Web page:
Medicaid’s Community Spouse Resource Allowance (CSRA): Calculations & Limits

Last updated: December 06, 2021

 

Definitions

To better understand the Medicaid Community Spouse Resource Allowance (CSRA), it is important to understand the terminology associated with it.

  • Community Spouse – the spouse who is not applying for long-term care Medicaid, also called the non-applicant spouse, healthy spouse, or well spouse.
  • Institutionalized Spouse – the applicant spouse, sometimes called the nursing home spouse. The term, “institutionalized” is misleading as the CSRA isn’t only for married couples with one spouse seeking nursing home care. It is also for married couples with one spouse applying for long-term care services in their home or community via a Medicaid waiver.
  • Resources – commonly called assets. For Medicaid purposes, there are both countable (non-exempt) and non-countable (exempt) resources.

 

What is the Community Spouse Resource Allowance?

When only one spouse of a married couple applies for Medicaid long-term care, federal spousal impoverishment rules prevent the non-applicant spouse from having too little income and resources on which to live. Since Medicaid is for persons with very limited resources and income, these rules help to avoid the situation where one spouse enters a nursing home and the other spouse lives in poverty.

To be Medicaid-eligible, there is an asset limit. When an applicant is married, the assets of both spouses are considered jointly owned. This means that regardless of in whose name an asset is in, it is calculated towards the asset eligibility of the applicant spouse. Generally speaking, in 2022, the applicant asset limit for an elderly individual is $2,000. However, Medicaid allows a greater portion of the couple’s assets to be protected for the non-applicant spouse. This is called a Community Spouse Resource Allowance (CSRA).

A similar rule exists for income. This is called the Minimum Monthly Maintenance Needs Allowance (MMMNA). The MMMNA allows applicant spouses to transfer a portion of their income to their non-applicant spouses. For the purposes of this article, the focus will be on the Community Spouse Resource Allowance and protecting joint assets for the non-applicant spouse.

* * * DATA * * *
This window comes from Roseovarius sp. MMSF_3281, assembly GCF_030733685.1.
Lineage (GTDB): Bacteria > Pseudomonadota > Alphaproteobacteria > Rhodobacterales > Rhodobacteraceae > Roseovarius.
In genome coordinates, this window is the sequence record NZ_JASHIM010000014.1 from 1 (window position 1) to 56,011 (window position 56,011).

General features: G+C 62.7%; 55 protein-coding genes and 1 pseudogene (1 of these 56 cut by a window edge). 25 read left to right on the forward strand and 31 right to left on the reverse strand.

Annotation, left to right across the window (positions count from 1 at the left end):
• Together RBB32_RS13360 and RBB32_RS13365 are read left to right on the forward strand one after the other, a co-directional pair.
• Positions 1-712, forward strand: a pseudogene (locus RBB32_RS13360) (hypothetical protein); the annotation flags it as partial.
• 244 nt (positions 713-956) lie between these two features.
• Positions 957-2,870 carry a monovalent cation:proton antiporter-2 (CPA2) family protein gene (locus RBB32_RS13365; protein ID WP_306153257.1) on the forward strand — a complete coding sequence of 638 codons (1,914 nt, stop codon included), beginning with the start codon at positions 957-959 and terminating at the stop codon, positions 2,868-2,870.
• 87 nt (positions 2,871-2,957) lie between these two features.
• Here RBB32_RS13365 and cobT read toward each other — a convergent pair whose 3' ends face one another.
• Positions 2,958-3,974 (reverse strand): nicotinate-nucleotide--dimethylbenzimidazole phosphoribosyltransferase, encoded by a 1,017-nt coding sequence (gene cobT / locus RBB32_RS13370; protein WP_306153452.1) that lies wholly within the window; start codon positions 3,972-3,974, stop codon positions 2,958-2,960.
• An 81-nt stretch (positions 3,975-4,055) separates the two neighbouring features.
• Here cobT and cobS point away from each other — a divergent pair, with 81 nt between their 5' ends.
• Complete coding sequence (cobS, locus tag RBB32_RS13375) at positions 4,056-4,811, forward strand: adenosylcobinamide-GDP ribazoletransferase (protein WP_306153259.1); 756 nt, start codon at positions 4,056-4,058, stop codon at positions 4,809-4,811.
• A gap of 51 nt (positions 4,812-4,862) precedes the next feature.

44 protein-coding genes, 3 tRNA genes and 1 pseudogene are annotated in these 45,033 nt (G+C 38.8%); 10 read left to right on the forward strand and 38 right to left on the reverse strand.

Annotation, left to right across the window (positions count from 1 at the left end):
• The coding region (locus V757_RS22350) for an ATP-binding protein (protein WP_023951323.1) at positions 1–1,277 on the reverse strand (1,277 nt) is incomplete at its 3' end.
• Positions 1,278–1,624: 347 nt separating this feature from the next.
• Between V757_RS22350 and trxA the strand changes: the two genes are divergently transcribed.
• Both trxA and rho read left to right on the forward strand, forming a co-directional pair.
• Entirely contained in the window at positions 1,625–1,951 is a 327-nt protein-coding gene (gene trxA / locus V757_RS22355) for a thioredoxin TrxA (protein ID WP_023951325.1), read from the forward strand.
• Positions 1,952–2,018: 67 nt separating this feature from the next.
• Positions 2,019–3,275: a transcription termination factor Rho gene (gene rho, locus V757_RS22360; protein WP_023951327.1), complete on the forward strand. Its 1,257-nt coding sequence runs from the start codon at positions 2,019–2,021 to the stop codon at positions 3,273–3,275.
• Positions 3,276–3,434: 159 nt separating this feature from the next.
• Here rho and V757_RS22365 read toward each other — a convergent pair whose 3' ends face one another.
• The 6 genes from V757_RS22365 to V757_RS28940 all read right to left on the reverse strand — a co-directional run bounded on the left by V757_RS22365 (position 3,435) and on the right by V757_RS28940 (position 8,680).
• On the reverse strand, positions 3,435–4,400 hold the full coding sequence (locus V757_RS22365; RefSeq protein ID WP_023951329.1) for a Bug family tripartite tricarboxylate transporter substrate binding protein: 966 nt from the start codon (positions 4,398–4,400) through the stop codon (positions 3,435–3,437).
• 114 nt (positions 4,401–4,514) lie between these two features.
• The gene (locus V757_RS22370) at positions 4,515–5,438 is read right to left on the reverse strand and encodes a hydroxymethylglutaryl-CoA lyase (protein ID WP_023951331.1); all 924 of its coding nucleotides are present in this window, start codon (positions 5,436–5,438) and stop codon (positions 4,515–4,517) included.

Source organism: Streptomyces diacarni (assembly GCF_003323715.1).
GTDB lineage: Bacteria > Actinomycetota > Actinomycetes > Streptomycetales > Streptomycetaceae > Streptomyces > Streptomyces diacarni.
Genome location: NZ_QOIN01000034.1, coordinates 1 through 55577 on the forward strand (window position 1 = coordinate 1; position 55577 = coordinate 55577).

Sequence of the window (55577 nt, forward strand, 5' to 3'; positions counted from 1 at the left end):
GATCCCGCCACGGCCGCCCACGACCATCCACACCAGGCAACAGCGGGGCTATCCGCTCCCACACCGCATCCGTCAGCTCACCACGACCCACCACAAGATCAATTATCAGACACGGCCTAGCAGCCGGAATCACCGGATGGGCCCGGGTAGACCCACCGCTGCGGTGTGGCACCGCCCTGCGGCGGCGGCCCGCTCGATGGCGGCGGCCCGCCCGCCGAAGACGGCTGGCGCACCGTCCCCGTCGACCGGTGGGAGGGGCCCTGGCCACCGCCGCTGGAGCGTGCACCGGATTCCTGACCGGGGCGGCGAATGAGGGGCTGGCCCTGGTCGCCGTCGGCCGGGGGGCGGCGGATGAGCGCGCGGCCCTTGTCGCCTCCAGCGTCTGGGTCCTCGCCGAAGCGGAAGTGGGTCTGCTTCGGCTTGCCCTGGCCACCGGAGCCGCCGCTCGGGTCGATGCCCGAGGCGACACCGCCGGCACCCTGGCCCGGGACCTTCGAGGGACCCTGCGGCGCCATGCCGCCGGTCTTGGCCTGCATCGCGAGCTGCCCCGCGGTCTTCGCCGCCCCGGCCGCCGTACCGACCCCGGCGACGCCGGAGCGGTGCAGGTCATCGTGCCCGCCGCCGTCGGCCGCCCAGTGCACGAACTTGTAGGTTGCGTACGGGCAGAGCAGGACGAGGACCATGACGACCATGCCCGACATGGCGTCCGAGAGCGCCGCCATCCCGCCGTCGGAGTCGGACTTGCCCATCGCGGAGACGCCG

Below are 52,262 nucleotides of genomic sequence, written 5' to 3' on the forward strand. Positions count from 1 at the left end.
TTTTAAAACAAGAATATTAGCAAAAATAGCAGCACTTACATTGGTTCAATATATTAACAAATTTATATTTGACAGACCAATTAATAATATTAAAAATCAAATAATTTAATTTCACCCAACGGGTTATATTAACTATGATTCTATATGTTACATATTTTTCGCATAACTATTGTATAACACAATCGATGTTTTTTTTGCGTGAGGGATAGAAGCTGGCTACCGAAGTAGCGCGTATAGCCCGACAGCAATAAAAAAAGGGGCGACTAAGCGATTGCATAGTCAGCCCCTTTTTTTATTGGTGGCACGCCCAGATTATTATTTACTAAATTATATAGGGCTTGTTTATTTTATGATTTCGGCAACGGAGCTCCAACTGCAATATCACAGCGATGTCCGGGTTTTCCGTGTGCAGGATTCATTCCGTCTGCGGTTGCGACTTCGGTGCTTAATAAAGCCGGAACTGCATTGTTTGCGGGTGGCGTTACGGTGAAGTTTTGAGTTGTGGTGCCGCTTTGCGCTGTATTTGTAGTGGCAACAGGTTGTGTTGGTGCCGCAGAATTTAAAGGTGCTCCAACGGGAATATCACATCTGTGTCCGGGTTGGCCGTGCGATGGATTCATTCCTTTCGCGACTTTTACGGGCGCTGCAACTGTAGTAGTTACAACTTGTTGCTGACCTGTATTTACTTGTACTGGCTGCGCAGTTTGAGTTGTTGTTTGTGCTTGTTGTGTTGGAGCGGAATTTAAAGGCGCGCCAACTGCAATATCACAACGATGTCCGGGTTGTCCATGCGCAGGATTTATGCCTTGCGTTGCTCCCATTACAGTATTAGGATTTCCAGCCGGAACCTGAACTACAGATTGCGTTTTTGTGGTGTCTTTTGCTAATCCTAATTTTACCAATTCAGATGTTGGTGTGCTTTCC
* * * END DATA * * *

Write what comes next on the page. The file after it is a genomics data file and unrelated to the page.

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Minimum and Maximum Resource Allowance Amounts

While the exact amount of assets that can be retained by the non-applicant spouse as the Community Spouse Resource Allowance varies based on the state, the federal government sets a minimum and maximum “resource standard”. In 2022, the minimum CSRA is $27,480 and the maximum CSRA is $137,400. It is within these federally set standards that states are permitted to set their own standards.

Not all states use both a minimum and maximum figure. Instead, some states use one standard figure, which is generally the maximum resource standard of $137,400, However, some states opt for a lower figure. For example, South Carolina uses a standard figure of $66,480 and Illinois uses a standard figure of $109,560.

To see state specific community spouse resource allowance amounts, click here.

 

Which Resources are Countable?

Not all of a couple’s assets / resources are counted when calculating the Community Spouse Resource Allowance. There are Countable (Non-Exempt) assets and Non-Countable (Exempt) assets.

Countable (Non-Exempt) Assets
Countable assets are generally considered liquid assets, which are assets that can easily be converted to cash and used to pay for long-term care. Examples include cash, certificates of deposit, stocks, bonds, and vacation properties.

Non-Countable (Exempt) Assets
Several assets are considered exempt and are not factored in when adding up a couple’s assets to calculate the CSRA. These include the couple’s primary home, given the non-applicant spouse lives in it, household furniture and appliances, clothing, an automobile, irrevocable (it cannot be changed or cancelled) funeral and burial trusts, and life insurance policies with a total face value under a certain amount (generally $1,500).

 In some states, IRAs and 401ks are exempt assets, while in other states, they are non-exempt. Learn more

 

How to Calculate the Community Spouse Resource Allowance?